Today was the Queen stage at The Pioneer, and the weather and trails turned it on.
Photos: Jemma Wells and Tim Bardsley-Smith
Every stage race has a Queen stage - the day with the longest distance. And with 101km on the cards for Stage 2 of The Pioneer, with a mere 2664m to climb in there, that would be today.
But those numbers don't tell the entire story. Over half of the stage was on cycle trails or singletrack. And as we know from visiting Central Otago before, the singletrack is narrow, natural and just plain awesome.
The weather has cleared up and today was just about full sun, and as the race begun around 8am depending what start wave you were in, we got right onto the Otago Central Rail Trail, then soon enough onto the trails above Alexandra. They follow irrigation channels, moto trails, and just about wherever the local mountain bike club choose to build them. They're awesome. Alex is a rad place to visit if you like riding singletrack that isn't built like a bike park super highway.
We came back to town and went up the Roxburgh Gorge trail. Last time we were here, there were plans afoot for a connecting trail from the Flat Top Hill trails down to the gorge. They'd built it, and we would climb it - 6km of purpose built singletrack, to then take us to the top. This next loop was epic, with a long descent to climb back up through the thyme. With views across to Old Man range with snow on the top, it was a really special stage.
Once back on top, the route got a little faster on farm roads, and these would climb, descend and twist and turn. And eventually, they would lead to such sharp rises most people would push at least one of them.
There was one more big descent to go, the Clyde enduro trail, which features in Trans NZ. The only catch was the long, long climb to get there. It dragged on for tired legs, those with more in the tank found it ok. The lines with mandatory gaps on the descent were taped off, and it was a blast to ride, even on an XC bike.
The finish was fast, and sure maybe the extra kilometres around the airport weren't so good. But I don't think anyone would cross the line today coming into Molyneux Park in Alexandra not feeling like there were tested and entertained. We had beautiful views, had great race service from the feedzones, and the trails were epic. It was a brilliant showcase of the trails here in Alex.
What happened at the front?
Well the big news is the Euro team that won yesterday are out. Ismael came over with a stomach bug and couldn't continue. So Tim Rush and Michael Vink won, and have the GC lead by almost 40 minutes from the South African team of Alan Gordon and Timothy Hammond.
“We went on the first 5k single track climb, over Butchers Dam, it was the first time we have ridden it and we enjoyed it. I just rode tempo and we got into a good rhythm and the other guys dropped off. It was good to get that gap and then Vinky put it in the 38 on the downhill and spun her up and we were away.”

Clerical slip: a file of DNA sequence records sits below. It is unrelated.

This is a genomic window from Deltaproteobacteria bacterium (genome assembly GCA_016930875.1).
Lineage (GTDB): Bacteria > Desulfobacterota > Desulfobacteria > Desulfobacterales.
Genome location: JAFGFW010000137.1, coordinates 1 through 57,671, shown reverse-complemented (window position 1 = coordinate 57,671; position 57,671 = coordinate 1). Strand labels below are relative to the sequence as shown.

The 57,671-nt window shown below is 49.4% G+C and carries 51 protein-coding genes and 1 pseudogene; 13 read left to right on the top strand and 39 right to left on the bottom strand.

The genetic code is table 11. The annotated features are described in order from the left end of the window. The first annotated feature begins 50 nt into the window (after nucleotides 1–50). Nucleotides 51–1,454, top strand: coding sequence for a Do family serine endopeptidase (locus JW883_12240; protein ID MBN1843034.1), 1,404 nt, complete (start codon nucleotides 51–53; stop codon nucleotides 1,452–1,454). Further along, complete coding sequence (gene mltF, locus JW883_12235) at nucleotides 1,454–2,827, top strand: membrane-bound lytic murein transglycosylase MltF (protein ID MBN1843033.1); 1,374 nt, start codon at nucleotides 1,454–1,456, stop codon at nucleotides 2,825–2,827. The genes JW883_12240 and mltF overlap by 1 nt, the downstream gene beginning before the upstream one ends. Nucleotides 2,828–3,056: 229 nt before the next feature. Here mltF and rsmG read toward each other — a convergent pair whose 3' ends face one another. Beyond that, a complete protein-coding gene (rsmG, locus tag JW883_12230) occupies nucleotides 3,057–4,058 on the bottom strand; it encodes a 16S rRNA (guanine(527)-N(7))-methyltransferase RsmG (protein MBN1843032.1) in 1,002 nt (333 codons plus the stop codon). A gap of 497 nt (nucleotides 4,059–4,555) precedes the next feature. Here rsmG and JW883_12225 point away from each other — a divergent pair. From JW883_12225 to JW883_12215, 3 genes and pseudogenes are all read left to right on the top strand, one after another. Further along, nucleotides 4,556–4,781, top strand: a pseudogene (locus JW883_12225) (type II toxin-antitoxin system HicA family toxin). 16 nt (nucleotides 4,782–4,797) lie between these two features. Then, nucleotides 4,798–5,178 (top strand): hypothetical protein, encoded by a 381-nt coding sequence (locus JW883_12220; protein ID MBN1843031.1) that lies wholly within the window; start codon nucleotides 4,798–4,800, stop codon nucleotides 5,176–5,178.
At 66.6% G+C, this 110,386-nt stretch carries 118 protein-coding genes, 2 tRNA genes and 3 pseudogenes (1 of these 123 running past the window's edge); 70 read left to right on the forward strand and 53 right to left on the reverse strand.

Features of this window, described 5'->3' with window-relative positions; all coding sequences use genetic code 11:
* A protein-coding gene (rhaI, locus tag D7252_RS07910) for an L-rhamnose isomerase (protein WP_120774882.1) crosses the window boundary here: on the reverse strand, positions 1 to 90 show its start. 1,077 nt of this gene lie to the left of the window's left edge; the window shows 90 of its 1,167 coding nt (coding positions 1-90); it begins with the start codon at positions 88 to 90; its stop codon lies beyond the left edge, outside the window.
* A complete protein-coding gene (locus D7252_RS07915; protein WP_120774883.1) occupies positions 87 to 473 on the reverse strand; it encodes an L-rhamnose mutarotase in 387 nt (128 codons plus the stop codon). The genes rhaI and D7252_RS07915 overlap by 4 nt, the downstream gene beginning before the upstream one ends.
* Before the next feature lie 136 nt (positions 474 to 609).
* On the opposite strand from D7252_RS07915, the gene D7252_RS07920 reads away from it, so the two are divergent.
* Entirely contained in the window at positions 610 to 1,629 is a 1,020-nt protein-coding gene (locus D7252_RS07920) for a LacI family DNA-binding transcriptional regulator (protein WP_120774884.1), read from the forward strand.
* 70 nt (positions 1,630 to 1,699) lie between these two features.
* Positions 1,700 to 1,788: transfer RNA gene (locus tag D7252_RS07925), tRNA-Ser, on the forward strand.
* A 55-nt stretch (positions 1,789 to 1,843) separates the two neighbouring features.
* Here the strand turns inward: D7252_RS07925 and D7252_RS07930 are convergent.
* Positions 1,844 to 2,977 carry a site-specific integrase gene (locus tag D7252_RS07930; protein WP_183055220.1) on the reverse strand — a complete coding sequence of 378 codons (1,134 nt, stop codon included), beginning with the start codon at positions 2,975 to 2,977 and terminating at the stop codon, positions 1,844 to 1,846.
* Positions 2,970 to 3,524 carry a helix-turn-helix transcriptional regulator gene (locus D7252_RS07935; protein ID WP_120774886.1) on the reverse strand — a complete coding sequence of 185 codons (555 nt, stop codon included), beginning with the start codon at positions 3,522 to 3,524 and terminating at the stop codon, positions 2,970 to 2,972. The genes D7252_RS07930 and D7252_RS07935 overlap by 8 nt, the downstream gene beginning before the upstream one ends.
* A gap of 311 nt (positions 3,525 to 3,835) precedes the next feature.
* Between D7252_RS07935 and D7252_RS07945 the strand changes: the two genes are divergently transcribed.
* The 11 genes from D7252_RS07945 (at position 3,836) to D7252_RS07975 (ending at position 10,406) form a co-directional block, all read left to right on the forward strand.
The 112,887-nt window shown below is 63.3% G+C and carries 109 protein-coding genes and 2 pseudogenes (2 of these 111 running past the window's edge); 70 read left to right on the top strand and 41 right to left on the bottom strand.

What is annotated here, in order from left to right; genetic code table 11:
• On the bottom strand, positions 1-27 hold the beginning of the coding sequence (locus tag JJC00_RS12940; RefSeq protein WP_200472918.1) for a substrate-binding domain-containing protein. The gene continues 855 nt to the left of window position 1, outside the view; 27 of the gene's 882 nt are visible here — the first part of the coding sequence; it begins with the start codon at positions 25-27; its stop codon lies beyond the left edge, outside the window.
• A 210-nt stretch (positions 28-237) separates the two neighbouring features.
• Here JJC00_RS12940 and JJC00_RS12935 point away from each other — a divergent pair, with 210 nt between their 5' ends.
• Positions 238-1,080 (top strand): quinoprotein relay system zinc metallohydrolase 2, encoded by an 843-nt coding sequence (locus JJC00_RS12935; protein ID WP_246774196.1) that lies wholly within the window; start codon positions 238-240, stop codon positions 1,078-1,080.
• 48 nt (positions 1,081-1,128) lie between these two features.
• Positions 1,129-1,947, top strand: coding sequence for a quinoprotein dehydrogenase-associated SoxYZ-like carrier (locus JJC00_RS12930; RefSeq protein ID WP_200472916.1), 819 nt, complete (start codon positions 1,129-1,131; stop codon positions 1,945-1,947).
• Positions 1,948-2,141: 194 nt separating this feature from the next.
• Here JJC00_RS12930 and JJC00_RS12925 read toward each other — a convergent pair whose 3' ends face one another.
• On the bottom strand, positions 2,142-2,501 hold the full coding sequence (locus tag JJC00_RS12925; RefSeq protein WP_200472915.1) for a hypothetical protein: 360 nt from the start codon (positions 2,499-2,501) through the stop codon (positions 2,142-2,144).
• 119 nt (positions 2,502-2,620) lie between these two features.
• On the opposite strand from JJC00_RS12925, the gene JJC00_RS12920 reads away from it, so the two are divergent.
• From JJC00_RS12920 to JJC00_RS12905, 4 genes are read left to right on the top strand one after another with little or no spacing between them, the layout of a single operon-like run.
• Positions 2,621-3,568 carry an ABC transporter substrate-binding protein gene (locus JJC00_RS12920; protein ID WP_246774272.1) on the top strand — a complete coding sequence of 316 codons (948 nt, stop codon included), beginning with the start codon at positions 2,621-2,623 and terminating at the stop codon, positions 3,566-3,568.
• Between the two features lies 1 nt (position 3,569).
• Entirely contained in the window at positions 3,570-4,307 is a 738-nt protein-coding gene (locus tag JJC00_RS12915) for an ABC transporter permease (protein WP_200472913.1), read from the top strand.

Vink described a much easier day when riding from in front early on.
“It was good even in terms of racing, the difference today is we were in front and not chasing, we got that gap early and that was the difference. Yesterday we were kind of chasing from the first difficult section which made it hard, but today we rode within ourselves and to our own tempo, I think that was the key.”
The 2018 Tour of Southland winner is loving his time in the dirt, hinting that he might return without a race number and timing chip.
“It was really fun, to be honest it would be nice to ride through here not racing and in quite so much pain, it would be nice to cruise through here and enjoy a bit more, but we are still taking time to take things in and share a few things on course, we are having fun, that is what it is all about at the end of the day.”
The best Australians are the duo from Cyclist mag, back in 4th.
In the women, Amy Hollamby and Kate McIllroy won again, but the Australian Team Shimano of Brodie Chapman and Briony Mattocks are chipping away, now 12 minutes behind in 2nd overall.
Chapman is loving the Pioneer experience and vows to keep fighting over the closing three days.
“That was a really long day on the bike, longer than I usually ever do, some super punishing climbs but the atmosphere and landscape made it doable. The aid stations absolutely saved us with that electrolyte and food ready to go, it was so good. The single track was fun, and you just have to keep turning the legs over.
“The other girls are very strong and we both have our strengths. We feel we excel in the single track and can look to make up time there, but when it comes to those super brutal climbs and long pulls you have to ride your own race, there is no point trying to hold someone’s wheel that you just can’t sustain.
“Briony has been awesome and is super experienced, she said to me today we are like Simpson and the Donkey, she is Simpson and I am the Donkey, which is actually very accurate, but we are super stoked at team Shimano.”
In Mixed, Mark Williams and Kate Fluker still reign supreme, but their gap isn't iron clad yet. Best Aussies are my wife Imogen Smith and I in 5th - we're about an hour down and have had a pretty rough race, today included. But what a stage.
In Masters, Anthony Shippard and Dave Evans lead but the fight between 2nd and 3rd is tight. Like... 11 seconds. Peg Leyland and Kath Kelly lead Masters women, and sit just outside the top 50 overall. Interestingly, Grand Masters leaders Tim O'Leary and Shaun Portegys lead but they were very close behind the leading Masters today, and in front of them on course for a while.
Tomorrow we head to Bannockburn. The stage is a little shorter so we get to start at 9am. I don't think anyone will be upset with a bit more sleep.
Full results from today are online.